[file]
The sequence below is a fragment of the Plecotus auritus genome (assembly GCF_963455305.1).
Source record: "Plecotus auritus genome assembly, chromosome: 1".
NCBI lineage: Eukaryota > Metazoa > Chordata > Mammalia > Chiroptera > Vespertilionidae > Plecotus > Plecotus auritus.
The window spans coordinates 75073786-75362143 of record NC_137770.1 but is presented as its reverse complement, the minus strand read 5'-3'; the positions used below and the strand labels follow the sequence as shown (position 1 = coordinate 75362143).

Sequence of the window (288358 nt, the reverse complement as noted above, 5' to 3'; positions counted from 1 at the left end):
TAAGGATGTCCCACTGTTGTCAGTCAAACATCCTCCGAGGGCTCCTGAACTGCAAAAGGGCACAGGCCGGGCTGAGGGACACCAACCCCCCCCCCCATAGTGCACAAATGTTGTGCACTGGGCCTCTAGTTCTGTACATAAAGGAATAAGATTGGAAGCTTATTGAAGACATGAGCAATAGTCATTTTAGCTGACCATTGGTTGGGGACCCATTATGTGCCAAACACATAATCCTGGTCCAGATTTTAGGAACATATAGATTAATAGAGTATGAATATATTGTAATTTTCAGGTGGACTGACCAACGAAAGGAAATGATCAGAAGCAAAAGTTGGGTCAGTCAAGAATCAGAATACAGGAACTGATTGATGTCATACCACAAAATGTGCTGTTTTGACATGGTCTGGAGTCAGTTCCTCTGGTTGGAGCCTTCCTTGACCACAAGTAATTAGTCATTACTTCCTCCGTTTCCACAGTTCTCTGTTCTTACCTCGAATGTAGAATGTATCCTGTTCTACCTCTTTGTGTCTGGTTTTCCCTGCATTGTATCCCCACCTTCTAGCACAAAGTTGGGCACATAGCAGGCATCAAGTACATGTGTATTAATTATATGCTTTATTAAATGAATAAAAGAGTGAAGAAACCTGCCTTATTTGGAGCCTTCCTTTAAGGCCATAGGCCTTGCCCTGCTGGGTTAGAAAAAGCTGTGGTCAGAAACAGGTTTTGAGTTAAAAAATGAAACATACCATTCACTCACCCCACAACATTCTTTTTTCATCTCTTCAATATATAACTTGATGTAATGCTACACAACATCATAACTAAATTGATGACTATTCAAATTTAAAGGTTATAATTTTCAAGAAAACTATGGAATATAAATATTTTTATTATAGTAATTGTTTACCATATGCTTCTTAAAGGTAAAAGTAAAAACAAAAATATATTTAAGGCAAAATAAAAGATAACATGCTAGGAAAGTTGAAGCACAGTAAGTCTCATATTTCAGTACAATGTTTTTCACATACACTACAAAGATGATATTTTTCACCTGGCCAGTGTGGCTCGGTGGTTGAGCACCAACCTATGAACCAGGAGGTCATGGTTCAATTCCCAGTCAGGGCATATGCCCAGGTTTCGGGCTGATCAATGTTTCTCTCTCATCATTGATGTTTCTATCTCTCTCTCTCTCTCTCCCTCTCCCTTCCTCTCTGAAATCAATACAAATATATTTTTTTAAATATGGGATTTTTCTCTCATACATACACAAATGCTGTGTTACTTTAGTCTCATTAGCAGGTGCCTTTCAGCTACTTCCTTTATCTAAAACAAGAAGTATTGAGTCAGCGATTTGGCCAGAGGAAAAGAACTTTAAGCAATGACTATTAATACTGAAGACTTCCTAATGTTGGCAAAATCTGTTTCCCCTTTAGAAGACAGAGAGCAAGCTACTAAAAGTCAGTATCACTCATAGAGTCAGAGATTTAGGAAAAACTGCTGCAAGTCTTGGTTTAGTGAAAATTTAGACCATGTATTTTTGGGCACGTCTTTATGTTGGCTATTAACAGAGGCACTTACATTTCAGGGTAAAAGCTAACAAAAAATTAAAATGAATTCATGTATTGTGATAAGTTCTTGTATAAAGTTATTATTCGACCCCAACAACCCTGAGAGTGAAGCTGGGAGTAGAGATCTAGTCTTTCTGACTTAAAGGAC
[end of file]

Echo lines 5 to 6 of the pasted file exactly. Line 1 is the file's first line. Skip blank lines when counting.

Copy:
Sequence of the window (288358 nt, the reverse complement as noted above, 5' to 3'; positions counted from 1 at the left end):
TAAGGATGTCCCACTGTTGTCAGTCAAACATCCTCCGAGGGCTCCTGAACTGCAAAAGGGCACAGGCCGGGCTGAGGGACACCAACCCCCCCCCCCATAGTGCACAAATGTTGTGCACTGGGCCTCTAGTTCTGTACATAAAGGAATAAGATTGGAAGCTTATTGAAGACATGAGCAATAGTCATTTTAGCTGACCATTGGTTGGGGACCCATTATGTGCCAAACACATAATCCTGGTCCAGATTTTAGGAACATATAGATTAATAGAGTATGAATATATTGTAATTTTCAGGTGGACTGACCAACGAAAGGAAATGATCAGAAGCAAAAGTTGGGTCAGTCAAGAATCAGAATACAGGAACTGATTGATGTCATACCACAAAATGTGCTGTTTTGACATGGTCTGGAGTCAGTTCCTCTGGTTGGAGCCTTCCTTGACCACAAGTAATTAGTCATTACTTCCTCCGTTTCCACAGTTCTCTGTTCTTACCTCGAATGTAGAATGTATCCTGTTCTACCTCTTTGTGTCTGGTTTTCCCTGCATTGTATCCCCACCTTCTAGCACAAAGTTGGGCACATAGCAGGCATCAAGTACATGTGTATTAATTATATGCTTTATTAAATGAATAAAAGAGTGAAGAAACCTGCCTTATTTGGAGCCTTCCTTTAAGGCCATAGGCCTTGCCCTGCTGGGTTAGAAAAAGCTGTGGTCAGAAACAGGTTTTGAGTTAAAAAATGAAACATACCATTCACTCACCCCACAACATTCTTTTTTCATCTCTTCAATATATAACTTGATGTAATGCTACACAACATCATAACTAAATTGATGACTATTCAAATTTAAAGGTTATAATTTTCAAGAAAACTATGGAATATAAATATTTTTATTATAGTAATTGTTTACCATATGCTTCTTAAAGGTAAAAGTAAAAACAAAAATATATTTAAGGCAAAATAAAAGATAACATGCTAGGAAAGTTGAAGCACAGTAAGTCTCATATTTCAGTACAATGTTTTTCACATACACTACAAAGATGATATTTTTCACCTGGCCAGTGTGGCTCGGTGGTTGAGCACCAACCTATGAACCAGGAGGTCATGGTTCAATTCCCAGTCAGGGCATATGCCCAGGTTTCGGGCTGATCAATGTTTCTCTCTCATCATTGATGTTTCTATCTCTCTCTCTCTCTCTCCCTCTCCCTTCCTCTCTGAAATCAATACAAATATATTTTTTTAAATATGGGATTTTTCTCTCATACATACACAAATGCTGTGTTACTTTAGTCTCATTAGCAGGTGCCTTTCAGCTACTTCCTTTATCTAAAACAAGAAGTATTGAGTCAGCGATTTGGCCAGAGGAAAAGAACTTTAAGCAATGACTATTAATACTGAAGACTTCCTAATGTTGGCAAAATCTGTTTCCCCTTTAGAAGACAGAGAGCAAGCTACTAAAAGTCAGTATCACTCATAGAGTCAGAGATTTAGGAAAAACTGCTGCAAGTCTTGGTTTAGTGAAAATTTAGACCATGTATTTTTGGGCACGTCTTTATGTTGGCTATTAACAGAGGCACTTACATTTCAGGGTAAAAGCTAACAAAAAATTAAAATGAATTCATGTATTGTGATAAGTTCTTGTATAAAGTTATTATTCGACCCCAACAACCCTGAGAGTGAAGCTGGGAGTAGAGATCTAGTCTTTCTGACTTAAAGGAC